Recognize that we humans are sub-creators, as Tolkien said. “God creates out of nothing, we create out of what God has given us.”  It is in offering what we make of the world, and giving it back to God, that we become truly ourselves. We transfigure, revealing in glory, what was hidden.

For example, God gives us wheat which we transform into bread and give back to him. Likewise, He gives us the gift of the vine, we transform it into wine, and give it back to him. He receives our offering, transforms both, and gives them back to us in the Eucharist. He told us to do this to re-call him back to us. Western Christianity translates it “do this in memory of me,” but the correct translation from the Greek is “do this to call me back.” It is in the Holy Sacrament of the Eucharist, prayerfully made by our own hands, in a circle of giving, that He comes back into us: his sacrifice was not just on the Cross. His sacrifice continues every week Divine Liturgy–a Eucharistic mystical supper of his body and blood transformed mystically–to keep us alive, spiritually.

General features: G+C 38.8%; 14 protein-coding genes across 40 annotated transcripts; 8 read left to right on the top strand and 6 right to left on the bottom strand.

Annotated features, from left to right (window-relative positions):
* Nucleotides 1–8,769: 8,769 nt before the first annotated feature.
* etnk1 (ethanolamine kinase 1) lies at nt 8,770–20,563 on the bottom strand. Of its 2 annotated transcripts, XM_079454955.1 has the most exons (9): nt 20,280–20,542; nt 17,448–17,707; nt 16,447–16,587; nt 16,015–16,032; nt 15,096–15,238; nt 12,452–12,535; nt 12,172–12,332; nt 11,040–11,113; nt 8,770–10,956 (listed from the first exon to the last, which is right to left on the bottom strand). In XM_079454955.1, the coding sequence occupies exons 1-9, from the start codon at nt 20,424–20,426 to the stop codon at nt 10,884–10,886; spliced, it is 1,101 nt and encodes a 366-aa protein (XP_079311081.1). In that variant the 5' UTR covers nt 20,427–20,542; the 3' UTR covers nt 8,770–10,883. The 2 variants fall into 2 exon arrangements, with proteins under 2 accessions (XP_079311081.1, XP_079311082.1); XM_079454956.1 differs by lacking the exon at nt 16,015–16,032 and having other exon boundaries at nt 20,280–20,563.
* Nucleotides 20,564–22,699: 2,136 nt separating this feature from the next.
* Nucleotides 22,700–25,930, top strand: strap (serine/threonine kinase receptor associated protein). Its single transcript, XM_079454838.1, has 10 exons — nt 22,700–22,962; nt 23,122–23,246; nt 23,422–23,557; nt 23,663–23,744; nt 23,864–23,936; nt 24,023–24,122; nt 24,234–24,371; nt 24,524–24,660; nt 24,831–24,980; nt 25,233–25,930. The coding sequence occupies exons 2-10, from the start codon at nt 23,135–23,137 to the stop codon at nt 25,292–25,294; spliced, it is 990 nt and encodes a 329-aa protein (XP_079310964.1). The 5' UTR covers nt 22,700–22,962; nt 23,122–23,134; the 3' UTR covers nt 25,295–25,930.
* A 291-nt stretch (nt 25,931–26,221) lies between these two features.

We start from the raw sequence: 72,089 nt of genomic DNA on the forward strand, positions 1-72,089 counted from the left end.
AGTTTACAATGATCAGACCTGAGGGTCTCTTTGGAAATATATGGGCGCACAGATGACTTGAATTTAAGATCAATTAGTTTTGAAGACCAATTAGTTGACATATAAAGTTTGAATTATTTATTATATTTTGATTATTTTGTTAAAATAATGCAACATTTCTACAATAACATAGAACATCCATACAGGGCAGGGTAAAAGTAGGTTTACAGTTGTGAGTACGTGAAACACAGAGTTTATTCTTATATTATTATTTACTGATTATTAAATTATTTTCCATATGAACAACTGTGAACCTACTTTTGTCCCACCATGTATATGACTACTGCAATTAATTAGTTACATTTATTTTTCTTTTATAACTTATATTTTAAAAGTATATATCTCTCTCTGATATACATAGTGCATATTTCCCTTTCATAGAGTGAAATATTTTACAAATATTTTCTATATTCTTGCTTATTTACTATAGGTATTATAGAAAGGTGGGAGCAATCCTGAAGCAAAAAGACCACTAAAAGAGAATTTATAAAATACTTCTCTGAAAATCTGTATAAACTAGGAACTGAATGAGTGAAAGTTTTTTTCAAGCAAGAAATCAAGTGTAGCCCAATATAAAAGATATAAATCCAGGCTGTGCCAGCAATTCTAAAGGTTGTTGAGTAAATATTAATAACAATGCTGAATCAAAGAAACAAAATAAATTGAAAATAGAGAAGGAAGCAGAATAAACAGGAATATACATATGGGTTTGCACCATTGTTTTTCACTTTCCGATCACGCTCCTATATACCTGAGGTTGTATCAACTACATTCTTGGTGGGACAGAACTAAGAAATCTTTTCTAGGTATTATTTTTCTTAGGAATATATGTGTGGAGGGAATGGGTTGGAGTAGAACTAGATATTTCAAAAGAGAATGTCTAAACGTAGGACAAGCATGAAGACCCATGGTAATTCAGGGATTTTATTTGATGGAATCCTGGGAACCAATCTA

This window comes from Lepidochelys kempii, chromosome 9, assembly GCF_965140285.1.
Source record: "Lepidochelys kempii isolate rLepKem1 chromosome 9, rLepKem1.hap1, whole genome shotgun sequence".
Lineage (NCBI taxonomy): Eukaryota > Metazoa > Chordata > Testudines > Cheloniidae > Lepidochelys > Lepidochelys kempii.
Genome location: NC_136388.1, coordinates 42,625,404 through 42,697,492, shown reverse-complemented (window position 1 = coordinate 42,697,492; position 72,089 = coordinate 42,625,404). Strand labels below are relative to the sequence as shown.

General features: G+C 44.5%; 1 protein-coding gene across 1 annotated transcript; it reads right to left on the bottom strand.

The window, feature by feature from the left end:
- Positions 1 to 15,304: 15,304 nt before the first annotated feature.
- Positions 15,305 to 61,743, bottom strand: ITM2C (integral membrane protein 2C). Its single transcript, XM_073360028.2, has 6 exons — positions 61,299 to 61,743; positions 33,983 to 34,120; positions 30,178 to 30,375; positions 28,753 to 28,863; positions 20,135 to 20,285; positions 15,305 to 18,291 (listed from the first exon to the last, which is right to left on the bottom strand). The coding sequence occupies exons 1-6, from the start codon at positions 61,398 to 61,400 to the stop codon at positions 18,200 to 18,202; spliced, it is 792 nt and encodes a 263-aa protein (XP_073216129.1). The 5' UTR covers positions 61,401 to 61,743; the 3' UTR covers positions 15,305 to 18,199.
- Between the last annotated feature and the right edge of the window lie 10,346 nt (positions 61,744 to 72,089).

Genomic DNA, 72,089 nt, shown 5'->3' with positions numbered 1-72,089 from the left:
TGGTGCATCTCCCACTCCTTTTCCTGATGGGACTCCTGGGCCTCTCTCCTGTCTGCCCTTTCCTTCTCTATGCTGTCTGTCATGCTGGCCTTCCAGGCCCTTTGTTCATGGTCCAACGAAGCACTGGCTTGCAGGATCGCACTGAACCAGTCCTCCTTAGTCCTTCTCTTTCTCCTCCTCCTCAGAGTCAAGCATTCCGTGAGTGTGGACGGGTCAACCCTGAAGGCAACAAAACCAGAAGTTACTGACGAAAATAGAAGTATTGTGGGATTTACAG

Of course, Kallistos pointed out, human beings are not the only creatures to whom God loves and gives his fruits and seeds.

“Squirrels collect nuts,” Kallistos said, “but they don’t transform them into liqueur!” Only human beings can transform, transfigure, and transmute what God gives us into something else.

Growth

“To be human,” Kallistos said concerning growth, “is to be a pilgrim, a journey from the image to the likeness.” The image is essentially our equipment, whereas the likeness is holiness. The journey is “the act of reaching forward,” or as I describe, moving along that path of growth, in an ever widening spiral, higher up, seeing more.

And through all of eternity, Kallistos assured us, “God will always remain a God of surprises.”

Cosmic Dominion and Priesthood

Regarding cosmic dominion and priesthood, “dominion does not meant domination,” Kallistos said. It is always to good to “remember the gentle service of Christ washing the feet of his disciples.

“Christ said ‘I am the One who serves.’ We in modern times have forgotten this.”